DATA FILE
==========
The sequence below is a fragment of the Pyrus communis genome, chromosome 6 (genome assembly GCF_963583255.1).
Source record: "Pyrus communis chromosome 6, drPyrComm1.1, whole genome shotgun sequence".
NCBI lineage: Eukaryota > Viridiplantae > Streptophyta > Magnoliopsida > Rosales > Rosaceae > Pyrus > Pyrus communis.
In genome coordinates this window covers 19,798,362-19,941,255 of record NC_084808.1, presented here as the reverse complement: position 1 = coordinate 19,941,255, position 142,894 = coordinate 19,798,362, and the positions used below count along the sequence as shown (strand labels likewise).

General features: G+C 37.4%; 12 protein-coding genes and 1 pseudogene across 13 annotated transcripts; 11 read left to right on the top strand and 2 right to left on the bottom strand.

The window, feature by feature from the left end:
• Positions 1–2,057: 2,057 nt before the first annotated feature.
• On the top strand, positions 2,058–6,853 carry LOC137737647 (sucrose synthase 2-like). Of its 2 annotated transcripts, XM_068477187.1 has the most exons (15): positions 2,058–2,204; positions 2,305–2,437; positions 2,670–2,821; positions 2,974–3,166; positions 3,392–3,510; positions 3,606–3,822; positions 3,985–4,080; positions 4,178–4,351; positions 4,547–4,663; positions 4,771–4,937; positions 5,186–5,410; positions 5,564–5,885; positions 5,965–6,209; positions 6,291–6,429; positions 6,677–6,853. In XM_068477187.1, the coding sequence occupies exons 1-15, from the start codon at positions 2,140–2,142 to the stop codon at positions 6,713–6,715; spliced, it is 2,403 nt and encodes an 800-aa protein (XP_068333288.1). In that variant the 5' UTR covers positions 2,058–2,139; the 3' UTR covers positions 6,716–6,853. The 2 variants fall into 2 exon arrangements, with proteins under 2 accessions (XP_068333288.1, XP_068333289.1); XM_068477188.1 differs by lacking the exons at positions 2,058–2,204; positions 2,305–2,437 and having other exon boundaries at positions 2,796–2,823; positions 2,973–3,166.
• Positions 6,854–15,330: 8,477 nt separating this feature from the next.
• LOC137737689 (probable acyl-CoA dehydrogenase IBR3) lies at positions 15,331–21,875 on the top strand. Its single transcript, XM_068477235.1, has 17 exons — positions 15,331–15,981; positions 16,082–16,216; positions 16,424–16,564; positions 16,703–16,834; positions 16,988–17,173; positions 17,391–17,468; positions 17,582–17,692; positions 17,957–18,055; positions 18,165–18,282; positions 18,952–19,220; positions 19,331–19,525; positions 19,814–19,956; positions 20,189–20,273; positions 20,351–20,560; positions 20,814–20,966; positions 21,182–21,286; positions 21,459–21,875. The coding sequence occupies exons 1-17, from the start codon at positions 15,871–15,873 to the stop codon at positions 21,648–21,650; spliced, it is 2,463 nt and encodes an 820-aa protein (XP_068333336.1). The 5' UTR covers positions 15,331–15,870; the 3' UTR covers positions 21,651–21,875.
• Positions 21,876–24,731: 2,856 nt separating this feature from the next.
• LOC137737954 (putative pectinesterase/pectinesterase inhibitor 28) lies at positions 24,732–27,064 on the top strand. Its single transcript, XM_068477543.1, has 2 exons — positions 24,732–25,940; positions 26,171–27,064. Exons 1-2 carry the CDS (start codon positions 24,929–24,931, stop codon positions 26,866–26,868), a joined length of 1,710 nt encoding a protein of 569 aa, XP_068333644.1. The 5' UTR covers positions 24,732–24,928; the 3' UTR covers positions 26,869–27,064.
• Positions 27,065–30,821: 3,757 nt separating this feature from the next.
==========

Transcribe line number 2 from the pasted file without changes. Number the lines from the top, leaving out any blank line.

Source record: "Pyrus communis chromosome 6, drPyrComm1.1, whole genome shotgun sequence".